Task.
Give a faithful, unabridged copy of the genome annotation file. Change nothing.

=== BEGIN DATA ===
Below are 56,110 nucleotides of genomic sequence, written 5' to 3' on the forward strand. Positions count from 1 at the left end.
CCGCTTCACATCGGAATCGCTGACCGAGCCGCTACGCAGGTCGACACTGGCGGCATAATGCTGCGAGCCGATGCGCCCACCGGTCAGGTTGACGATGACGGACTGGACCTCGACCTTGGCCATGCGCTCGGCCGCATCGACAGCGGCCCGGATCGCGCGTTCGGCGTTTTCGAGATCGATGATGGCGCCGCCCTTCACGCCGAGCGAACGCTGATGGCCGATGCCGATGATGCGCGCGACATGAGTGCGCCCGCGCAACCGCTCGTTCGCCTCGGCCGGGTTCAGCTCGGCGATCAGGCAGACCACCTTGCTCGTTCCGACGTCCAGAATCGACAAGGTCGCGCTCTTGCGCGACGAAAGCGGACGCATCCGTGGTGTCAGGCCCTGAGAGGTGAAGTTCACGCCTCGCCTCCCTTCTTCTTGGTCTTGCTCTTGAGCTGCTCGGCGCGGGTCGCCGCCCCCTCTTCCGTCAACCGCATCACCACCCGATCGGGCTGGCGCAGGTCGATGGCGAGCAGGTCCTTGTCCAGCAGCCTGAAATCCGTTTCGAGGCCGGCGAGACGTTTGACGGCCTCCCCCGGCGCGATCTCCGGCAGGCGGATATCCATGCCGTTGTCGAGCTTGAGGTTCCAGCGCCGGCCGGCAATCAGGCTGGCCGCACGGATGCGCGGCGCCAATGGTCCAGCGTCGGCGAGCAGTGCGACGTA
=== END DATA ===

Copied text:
Below are 56,110 nucleotides of genomic sequence, written 5' to 3' on the forward strand. Positions count from 1 at the left end.
CCGCTTCACATCGGAATCGCTGACCGAGCCGCTACGCAGGTCGACACTGGCGGCATAATGCTGCGAGCCGATGCGCCCACCGGTCAGGTTGACGATGACGGACTGGACCTCGACCTTGGCCATGCGCTCGGCCGCATCGACAGCGGCCCGGATCGCGCGTTCGGCGTTTTCGAGATCGATGATGGCGCCGCCCTTCACGCCGAGCGAACGCTGATGGCCGATGCCGATGATGCGCGCGACATGAGTGCGCCCGCGCAACCGCTCGTTCGCCTCGGCCGGGTTCAGCTCGGCGATCAGGCAGACCACCTTGCTCGTTCCGACGTCCAGAATCGACAAGGTCGCGCTCTTGCGCGACGAAAGCGGACGCATCCGTGGTGTCAGGCCCTGAGAGGTGAAGTTCACGCCTCGCCTCCCTTCTTCTTGGTCTTGCTCTTGAGCTGCTCGGCGCGGGTCGCCGCCCCCTCTTCCGTCAACCGCATCACCACCCGATCGGGCTGGCGCAGGTCGATGGCGAGCAGGTCCTTGTCCAGCAGCCTGAAATCCGTTTCGAGGCCGGCGAGACGTTTGACGGCCTCCCCCGGCGCGATCTCCGGCAGGCGGATATCCATGCCGTTGTCGAGCTTGAGGTTCCAGCGCCGGCCGGCAATCAGGCTGGCCGCACGGATGCGCGGCGCCAATGGTCCAGCGTCGGCGAGCAGTGCGACGTA